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Rev E Gwynfai Jones MBE

February 2006

Dear Friends,

Rev E Gwynfai Jones MBE
Born 20 May 1937. Died 28 January 2006.

In the tragic death of Gwynfai we have lost a very dear friend personally and a good friend to Sandyford. He was not the sort of person you noticed by his high profile, but the kind of rock-steady quiet support whose service was more many-sided than most members will have realised.

Born in Aberystwyth in May 1937, Gwynfai was brought up first in Llwynhendy in Carmarthenshire and then successive Welsh villages according to the calling of his father, a minister in the Presbyterian Church of Wales. Welsh was the language of the people and of his home and it was not until he was six years old that Gwynfai learnt English. All his life, on first waking he would speak in Welsh.

In 1953 the nationwide interest in the successive visits of Billy Graham to the UK to preach the Gospel led to Gwynfai’s own conversion at the age of sixteen. To the end of his days he stood firm on his trust in Jesus as his saviour and in holy Scripture as the very Word of God. Yet he was no narrow or difficult evangelical but altogether human, relating harmoniously with people of every faith and none.

While still at school he was accepted as a candidate for the Christian ministry. In 1956 when he was 19 the family moved to Gateshead and Gwynfai to King’s College Newcastle, then to Cambridge to study theology at Westminster College. On 14 February 1964 he was ordained into the Presbyterian Church of England.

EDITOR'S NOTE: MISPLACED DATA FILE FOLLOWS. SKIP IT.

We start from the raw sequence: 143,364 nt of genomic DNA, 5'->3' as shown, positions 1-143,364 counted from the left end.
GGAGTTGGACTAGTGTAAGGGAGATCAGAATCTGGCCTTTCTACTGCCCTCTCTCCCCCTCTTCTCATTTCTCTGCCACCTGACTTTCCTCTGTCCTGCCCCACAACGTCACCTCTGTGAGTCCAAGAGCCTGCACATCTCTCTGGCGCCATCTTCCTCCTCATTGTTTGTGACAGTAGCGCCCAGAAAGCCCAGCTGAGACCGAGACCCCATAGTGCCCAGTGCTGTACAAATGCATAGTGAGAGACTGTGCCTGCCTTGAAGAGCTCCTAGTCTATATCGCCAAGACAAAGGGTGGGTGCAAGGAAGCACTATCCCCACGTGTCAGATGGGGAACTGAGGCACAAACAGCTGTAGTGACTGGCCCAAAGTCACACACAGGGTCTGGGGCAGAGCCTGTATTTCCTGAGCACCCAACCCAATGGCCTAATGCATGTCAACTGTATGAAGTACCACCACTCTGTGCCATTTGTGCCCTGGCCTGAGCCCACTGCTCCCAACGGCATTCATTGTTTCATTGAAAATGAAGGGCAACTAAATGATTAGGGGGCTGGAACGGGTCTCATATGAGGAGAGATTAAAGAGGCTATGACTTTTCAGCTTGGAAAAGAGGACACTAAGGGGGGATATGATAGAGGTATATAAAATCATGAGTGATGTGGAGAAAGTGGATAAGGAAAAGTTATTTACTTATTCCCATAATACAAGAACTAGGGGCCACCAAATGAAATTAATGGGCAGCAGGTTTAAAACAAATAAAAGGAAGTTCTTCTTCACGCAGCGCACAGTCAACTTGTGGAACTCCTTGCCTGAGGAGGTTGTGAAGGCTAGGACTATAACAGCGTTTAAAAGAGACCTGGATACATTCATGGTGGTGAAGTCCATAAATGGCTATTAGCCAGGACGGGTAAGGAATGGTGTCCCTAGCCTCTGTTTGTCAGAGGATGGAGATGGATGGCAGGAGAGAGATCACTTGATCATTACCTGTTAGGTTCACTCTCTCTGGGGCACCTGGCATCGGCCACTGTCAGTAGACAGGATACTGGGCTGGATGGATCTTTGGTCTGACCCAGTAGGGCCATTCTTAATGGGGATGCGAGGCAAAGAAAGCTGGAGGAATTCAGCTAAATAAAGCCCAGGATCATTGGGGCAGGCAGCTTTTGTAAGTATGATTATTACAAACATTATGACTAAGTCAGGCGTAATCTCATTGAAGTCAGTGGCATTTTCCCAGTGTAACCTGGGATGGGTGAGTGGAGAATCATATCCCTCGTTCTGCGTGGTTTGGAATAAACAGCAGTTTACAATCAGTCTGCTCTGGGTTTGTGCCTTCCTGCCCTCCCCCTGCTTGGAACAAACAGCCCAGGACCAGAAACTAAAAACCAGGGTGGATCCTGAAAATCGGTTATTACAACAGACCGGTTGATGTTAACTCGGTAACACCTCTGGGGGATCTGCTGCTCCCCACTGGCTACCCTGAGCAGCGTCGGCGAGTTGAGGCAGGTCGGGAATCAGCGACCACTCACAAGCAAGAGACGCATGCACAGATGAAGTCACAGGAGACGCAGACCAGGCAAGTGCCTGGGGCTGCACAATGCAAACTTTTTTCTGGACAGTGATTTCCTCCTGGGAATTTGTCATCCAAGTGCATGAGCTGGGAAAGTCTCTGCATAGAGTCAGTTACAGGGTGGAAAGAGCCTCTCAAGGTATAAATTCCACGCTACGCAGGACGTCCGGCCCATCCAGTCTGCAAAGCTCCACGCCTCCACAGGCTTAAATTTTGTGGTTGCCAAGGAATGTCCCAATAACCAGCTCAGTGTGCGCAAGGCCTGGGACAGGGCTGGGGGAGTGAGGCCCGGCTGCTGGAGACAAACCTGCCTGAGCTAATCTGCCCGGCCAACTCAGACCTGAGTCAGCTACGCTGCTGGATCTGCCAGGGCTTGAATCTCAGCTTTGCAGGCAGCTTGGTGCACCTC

A year earlier while they were both leaders at an Evangelical Movement of Wales camp Gwynfai had met Elspeth Harris and they were married on 21 April 1965. That date is the Queen’s birthday; they used to joke that the BBC played the national anthem for their wedding anniversary each year!

In August 1967 Gwynfai accepted a call to St Rollox where he served for 35 years, retiring on 31 August 2002. It was typical of him that he was preaching again on 1st September: ministry was his life, not something time-serving that he was doing for a living.

Concerned that new converts did not have suitable Bible reading notes Gwynfai started to write them himself in 1993. They were at first simply part of his ministry to his St Rollox folk, but now 500 go out each month and a further 500 copies are printed as part of the monthly Sandyford Record, of which 350 are posted worldwide. How many Christians first learned to love reading the Scriptures, and the daily walk with God which that helps, from ‘Lifelines?’

A lifelong interest in politics flowered in 2000 when Gwynfai’s parish started to receive asylum seekers. They possessed nothing and Gwynfai and Elspeth were soon mobilising congregations all over Glasgow to send every kind of goods: clothing, prams, furniture, whatever they might need. They needed support in their asylum requests and Gwynfai provided it, harassing his MP Michael Martin, finding them lawyers, helping them in their contacts with officialdom. In 2003 he and Elspeth were awarded the MBE “for services to race relations and for years of service as parish minister in Sighthill, Glasgow”. It was typical of him that when I congratulated him on this recognition he said, ‘Oh, anyone would have done the same.’